This current bull market started in March 2009, making it the second longest bull market in investment history. You can just glance at a chart of the S&P 500 and see that bull markets, especially big ones, do eventually come to an end. What has been unusual about this particular bull market is not only the duration going on nearly 9 years now, but also the relatively low level of volatility we’ve experienced along the way. This part of the market cycle has a sinister way of lulling people into feeling like there’s less risk in the stock market than there is, despite how relatively close to the Market crashes of 2000-2003 and 2007-2009 we still are.
For investors that are paying attention to risk, 2017 was not a great year. The past several years have worked against patient investors, as the safer parts of the investment world have produced fair to poor returns while the riskier parts of the investment world have grabbed all the headlines. On top of that, a contentious political environment and an economy that somehow feels worse than it seems to be have also added to the feeling of uncertainty for many investors. It is difficult to keep the faith that your patience will be rewarded when the downward part of the market cycle is taking so long to arrive. It’s easy to get sucked into thinking that investment returns are a goal in and of themselves, but taking a bigger picture view at this point is helpful in two respects.
In one, it allows us to remember that what matters most is the long term, and not so much what investments return in a given year. By early 2000, almost everyone had bought into the tech bubble’s siren song of a new economy and stocks with sky high PE Ratios somehow still being fairly valued. We know what happened when the downward part of the cycle arrived. Similarly, almost everyone had bought into the idea that home prices were going to continue rising at rates way above their long-term averages. We know what happened when the downward part of that cycle arrived too. Far too many investors bought into the promises of ever increasing returns only to have the downward part of the investment cycle wipe away years, even decades’ worth of returns. Now it seems like many people are buying into the Central Bank fueled easy money period since the last market crash. We believe we know what will happen this time around too.
Often times managing risk means short-term underperformance to avoid long-term, return-crushing market crashes. In the end, accepting lower returns in the short term to avoid those big losses is usually worth it, and successful investors know this. In this case, the long term includes something called “full cycle investing” which dictates the time to take on more risk is after big losses, and the time to take on less is after big gains. Well, we’re really far removed from those previous big losses at this point. It may feel like subpar investment returns in strong market years aren’t getting you to your goals fast enough, but nothing crushes the chances of achieving your goals quite so much as being victimized by big losses.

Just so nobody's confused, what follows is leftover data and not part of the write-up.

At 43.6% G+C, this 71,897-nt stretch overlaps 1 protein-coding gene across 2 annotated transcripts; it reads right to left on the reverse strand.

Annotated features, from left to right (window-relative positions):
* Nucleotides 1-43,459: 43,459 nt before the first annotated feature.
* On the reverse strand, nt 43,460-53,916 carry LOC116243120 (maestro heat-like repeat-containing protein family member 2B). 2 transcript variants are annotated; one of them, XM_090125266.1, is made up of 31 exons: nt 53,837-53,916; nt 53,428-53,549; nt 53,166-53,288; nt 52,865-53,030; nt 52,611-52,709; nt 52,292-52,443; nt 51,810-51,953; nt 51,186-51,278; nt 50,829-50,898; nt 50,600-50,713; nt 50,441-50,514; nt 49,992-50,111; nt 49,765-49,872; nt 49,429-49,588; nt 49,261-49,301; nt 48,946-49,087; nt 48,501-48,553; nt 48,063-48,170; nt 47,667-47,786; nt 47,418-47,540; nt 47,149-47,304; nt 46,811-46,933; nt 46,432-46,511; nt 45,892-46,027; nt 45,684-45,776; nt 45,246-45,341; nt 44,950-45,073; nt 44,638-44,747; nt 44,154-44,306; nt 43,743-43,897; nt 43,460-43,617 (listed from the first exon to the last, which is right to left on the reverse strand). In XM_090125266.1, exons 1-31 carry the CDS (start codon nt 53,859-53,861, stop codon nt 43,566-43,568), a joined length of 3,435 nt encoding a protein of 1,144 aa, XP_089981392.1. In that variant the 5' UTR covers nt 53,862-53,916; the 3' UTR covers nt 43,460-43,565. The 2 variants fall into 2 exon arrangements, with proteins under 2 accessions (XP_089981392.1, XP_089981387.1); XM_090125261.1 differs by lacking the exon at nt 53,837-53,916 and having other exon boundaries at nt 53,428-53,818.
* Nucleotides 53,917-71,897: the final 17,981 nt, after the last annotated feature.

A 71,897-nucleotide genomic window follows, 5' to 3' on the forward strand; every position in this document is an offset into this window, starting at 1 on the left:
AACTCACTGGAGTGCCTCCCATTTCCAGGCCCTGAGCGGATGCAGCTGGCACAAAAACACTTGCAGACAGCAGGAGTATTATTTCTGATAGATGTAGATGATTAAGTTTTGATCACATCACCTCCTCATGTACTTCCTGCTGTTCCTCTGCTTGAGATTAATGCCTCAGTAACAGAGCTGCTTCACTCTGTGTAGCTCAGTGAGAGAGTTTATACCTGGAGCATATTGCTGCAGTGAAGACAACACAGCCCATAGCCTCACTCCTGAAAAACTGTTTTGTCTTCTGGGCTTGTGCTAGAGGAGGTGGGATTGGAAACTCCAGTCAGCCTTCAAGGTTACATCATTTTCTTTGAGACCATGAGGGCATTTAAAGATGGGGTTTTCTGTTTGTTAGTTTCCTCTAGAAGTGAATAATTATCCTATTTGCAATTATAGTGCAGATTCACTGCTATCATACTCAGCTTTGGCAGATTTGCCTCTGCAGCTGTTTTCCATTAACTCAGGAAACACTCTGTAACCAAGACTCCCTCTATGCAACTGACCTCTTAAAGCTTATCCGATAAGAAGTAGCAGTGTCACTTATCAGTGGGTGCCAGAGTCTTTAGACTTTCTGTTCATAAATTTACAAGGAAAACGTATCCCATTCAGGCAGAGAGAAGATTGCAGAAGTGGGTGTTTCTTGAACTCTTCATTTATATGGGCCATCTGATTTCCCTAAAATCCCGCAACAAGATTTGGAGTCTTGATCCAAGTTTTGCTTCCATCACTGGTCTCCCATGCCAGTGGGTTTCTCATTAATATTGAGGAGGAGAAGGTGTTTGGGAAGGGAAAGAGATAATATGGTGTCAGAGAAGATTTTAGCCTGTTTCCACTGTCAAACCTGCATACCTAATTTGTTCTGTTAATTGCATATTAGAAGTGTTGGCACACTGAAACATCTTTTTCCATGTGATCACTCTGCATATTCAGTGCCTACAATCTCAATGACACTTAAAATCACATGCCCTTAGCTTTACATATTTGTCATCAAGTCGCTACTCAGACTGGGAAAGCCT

Which leads us to the other way in which focusing on a bigger picture helps us: it allows us to remember why we’re investing in the first place. It’s not to look at statements every month to see if we’re up or down, but to achieve goals in life that are important to us and that will make us and those we care about safe and happy. We think most people would agree that the rate of return you earn on your investments is less important than actually achieving your ultimate goals, and we fear that in extended bull markets like this one people are actually taking on more risk than they should to increase their returns but in so doing are exposing themselves to a bigger loss when the downward part of the investment cycle arrives. Reaching for a bigger return can increase your losses and actually prevent you from reaching your goals, and for defensive investors now is not the time to push too many chips into the center of the table.
Focusing on the wrong thing, i.e. short-term investment returns, can actually prevent you from achieving the right things, the things that matter to you. Here at the beginning of 2018, we would like you to focus on what is important to you. What makes you happy? Why do you work? Why do you save?